I do find it very interesting that they wire you into the hides. Here in SA we are used to "public" hides, which are set up and maintained by whoever owns or operates the property/reserve they are on, and once you have payed entrance to the reserve, you generally have free access to the hides, and can come and go as you please (there are some exceptions, but not many I know of). I presume this is not the case here, the hide operator either owns or has exclusive rights to the hides in question (specifically the last week's hides), is that correct?

 

Also, locally, all the hides I have used have been large enough for several people to sit in. These hides you used are definately more "stealthy", and it would seem as if in many cases the birds approach much more closely than what I am used to.

 

Another thing I would like to comment on is your converter experience. I am myself rather dissapointed almost every time I use my converter on my 500mm lens. I know it's not possible to draw direct comparisons, as they are different brands, but I seldom feel that the photos I have taken at 700mm are visibly better than more aggressively cropped photos taken at 500mm. The same is not true of my 300mm lens using the same converter. With that combo, as long as I keep the aperture smaller than f7.1, I get pretty decent results compared to the bare lens.

 

Of course, another factor is that my converter definately doesn't like being on a wide-open lens. Both these lenses perform exceptionally well wide open, but with the converter on I definately have to stop down a bit. And considering that I tend to shoot in Manual mode with Auto-ISO, which means that the ISO will usually be considerably higher, which may be having some effect on my image quality. But not all of it either, since I do occasionally find light good enough to get below ISO400, even at f8, and then still get disapointing results.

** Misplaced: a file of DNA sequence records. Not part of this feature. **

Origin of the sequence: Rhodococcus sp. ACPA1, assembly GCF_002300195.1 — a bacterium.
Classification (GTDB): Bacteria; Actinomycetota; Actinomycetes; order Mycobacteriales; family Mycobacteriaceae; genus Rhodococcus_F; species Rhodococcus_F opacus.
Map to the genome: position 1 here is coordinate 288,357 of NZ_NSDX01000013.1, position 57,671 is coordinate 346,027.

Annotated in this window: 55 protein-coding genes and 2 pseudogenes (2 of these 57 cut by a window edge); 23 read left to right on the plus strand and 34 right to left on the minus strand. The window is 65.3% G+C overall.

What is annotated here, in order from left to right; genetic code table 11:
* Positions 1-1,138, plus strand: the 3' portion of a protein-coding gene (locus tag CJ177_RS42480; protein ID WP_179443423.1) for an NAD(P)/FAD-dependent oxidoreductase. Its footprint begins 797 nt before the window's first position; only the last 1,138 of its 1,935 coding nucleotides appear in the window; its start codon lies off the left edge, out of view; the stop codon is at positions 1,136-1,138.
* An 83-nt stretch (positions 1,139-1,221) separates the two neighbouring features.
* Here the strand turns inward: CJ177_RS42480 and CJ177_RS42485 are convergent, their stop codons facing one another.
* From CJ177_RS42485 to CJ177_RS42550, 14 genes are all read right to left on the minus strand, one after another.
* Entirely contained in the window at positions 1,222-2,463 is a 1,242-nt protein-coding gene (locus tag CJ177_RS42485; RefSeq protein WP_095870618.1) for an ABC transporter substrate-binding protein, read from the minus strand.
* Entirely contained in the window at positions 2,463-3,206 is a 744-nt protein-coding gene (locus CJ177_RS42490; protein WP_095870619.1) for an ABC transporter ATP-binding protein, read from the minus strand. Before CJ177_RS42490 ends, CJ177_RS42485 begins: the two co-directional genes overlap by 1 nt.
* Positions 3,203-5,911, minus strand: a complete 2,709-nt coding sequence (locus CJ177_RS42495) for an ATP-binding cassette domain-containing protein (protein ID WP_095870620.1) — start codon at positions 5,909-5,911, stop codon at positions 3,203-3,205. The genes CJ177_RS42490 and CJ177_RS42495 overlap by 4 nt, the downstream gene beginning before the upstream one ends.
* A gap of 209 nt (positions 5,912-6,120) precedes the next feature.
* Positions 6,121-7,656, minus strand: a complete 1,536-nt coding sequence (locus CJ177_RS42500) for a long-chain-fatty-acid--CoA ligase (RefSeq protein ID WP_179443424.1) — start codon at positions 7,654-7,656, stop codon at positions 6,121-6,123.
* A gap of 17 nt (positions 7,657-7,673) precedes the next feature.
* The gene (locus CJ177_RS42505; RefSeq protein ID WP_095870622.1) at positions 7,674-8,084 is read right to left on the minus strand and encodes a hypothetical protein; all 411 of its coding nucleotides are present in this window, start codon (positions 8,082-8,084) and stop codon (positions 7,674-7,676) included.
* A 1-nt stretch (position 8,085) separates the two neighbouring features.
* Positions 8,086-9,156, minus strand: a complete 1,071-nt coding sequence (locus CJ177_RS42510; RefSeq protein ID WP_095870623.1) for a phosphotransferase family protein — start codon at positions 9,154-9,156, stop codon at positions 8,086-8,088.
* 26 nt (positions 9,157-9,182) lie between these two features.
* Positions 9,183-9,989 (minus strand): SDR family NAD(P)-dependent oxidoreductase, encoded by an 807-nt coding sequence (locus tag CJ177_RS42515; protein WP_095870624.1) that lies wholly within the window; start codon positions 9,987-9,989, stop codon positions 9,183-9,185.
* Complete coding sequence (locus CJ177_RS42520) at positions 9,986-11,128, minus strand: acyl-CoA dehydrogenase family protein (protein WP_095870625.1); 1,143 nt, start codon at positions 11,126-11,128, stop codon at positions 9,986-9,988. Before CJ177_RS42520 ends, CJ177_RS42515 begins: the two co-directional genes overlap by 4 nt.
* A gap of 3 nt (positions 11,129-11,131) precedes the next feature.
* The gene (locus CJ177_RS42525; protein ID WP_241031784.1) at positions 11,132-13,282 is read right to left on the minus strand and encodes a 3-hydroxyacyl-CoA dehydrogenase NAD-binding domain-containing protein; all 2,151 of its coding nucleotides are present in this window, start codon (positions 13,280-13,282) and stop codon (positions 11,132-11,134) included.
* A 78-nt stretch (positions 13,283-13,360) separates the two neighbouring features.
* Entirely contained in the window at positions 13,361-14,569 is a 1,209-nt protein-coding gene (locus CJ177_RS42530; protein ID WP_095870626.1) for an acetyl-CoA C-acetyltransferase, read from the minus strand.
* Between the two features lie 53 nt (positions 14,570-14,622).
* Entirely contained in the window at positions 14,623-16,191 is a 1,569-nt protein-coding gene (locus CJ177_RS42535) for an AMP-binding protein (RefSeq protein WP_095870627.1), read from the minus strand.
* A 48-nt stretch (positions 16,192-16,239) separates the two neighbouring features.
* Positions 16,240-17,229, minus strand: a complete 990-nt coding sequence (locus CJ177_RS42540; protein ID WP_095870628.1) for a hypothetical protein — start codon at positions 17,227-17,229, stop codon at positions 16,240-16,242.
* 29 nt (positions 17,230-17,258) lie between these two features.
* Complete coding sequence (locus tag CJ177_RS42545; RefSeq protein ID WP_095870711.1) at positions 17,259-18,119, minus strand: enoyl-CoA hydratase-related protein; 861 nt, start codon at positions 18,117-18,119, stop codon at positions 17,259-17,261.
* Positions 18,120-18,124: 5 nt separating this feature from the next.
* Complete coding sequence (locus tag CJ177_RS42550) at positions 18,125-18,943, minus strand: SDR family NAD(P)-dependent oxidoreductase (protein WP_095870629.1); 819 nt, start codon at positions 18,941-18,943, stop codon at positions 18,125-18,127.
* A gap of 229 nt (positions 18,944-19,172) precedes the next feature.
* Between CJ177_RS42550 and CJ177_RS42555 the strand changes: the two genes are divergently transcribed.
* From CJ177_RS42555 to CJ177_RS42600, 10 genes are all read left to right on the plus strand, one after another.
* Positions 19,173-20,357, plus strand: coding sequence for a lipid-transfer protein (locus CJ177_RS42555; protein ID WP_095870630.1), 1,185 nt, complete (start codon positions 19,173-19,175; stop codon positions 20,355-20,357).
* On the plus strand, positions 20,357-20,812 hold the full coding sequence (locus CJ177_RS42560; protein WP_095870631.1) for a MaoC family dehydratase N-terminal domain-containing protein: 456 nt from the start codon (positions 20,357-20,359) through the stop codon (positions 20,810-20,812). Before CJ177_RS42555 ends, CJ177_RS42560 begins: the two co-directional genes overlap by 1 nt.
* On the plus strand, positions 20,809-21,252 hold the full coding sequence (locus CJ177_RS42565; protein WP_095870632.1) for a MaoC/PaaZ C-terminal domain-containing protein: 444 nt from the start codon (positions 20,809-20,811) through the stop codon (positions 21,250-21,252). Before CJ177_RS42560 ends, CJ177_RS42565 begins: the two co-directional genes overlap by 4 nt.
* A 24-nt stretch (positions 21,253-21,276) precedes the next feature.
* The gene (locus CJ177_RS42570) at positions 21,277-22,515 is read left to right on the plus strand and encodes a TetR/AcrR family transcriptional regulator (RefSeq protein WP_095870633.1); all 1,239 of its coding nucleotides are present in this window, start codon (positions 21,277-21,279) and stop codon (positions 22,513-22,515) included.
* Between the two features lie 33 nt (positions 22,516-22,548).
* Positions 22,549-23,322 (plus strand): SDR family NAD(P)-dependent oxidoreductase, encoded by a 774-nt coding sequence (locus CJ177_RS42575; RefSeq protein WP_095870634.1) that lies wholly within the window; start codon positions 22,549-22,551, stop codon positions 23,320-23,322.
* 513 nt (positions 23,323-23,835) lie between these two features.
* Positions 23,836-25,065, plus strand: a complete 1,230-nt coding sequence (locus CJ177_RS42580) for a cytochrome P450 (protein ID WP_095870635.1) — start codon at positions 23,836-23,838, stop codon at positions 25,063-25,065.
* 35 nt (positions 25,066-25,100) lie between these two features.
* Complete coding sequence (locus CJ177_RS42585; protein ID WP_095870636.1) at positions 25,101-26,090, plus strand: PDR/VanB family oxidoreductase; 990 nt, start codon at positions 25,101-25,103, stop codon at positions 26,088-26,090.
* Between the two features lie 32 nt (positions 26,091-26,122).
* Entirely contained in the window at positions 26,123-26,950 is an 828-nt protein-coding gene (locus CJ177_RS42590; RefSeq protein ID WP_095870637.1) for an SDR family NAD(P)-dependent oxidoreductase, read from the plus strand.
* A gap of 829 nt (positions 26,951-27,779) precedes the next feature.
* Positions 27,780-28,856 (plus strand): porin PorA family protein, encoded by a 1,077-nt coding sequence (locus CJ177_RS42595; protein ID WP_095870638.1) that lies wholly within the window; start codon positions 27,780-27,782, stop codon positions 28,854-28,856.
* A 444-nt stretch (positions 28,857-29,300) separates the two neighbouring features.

As yet, I have had no experience with a 2x converter.

 

One last passing thought: have you ever considered getting a monopod with a one-directional head? It would seem as if having one might have made your life a lot easier several times on this trip. Obviously, it doesn't replace a tripod, but on the other hand it is also a fraction of the weight and encumbrance.

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All stunning but the griffon vulture images are my favorite. Thank you for sharing.

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@@janzin @@PCNW @@TonyQ @PeterConnan Thanks for the comments.

 

Peter, re the use of TC's is an interesting debate. Personally I have no reservations using both the 1.4 and the 2.0x. Canon don't make a 1.7x of course and Nikon users have always seemed to prefer the 1.7 to the 2.0x. but when I was using Nikon gear I was happy with all three.

I am prefer using a 1.4 with my 1D body than a bare lens and the 7D cropped body. Nothing to do with sharpness, just the overall image quality so maybe that is as much an influencing reason as any.

That said I found some shots on my 7D which I had forgotten I'd taken and I'm happy with the results compared with the ID, neither using a TC though!

7D

35019913375_03b4081427_b.jpgBlack-winged Stilt by Dave Williams, on Flickr

1D

34002825854_cc63651bb6_b.jpgBlack-winged Stilt Himantopus himantopus by Dave Williams, on Flickr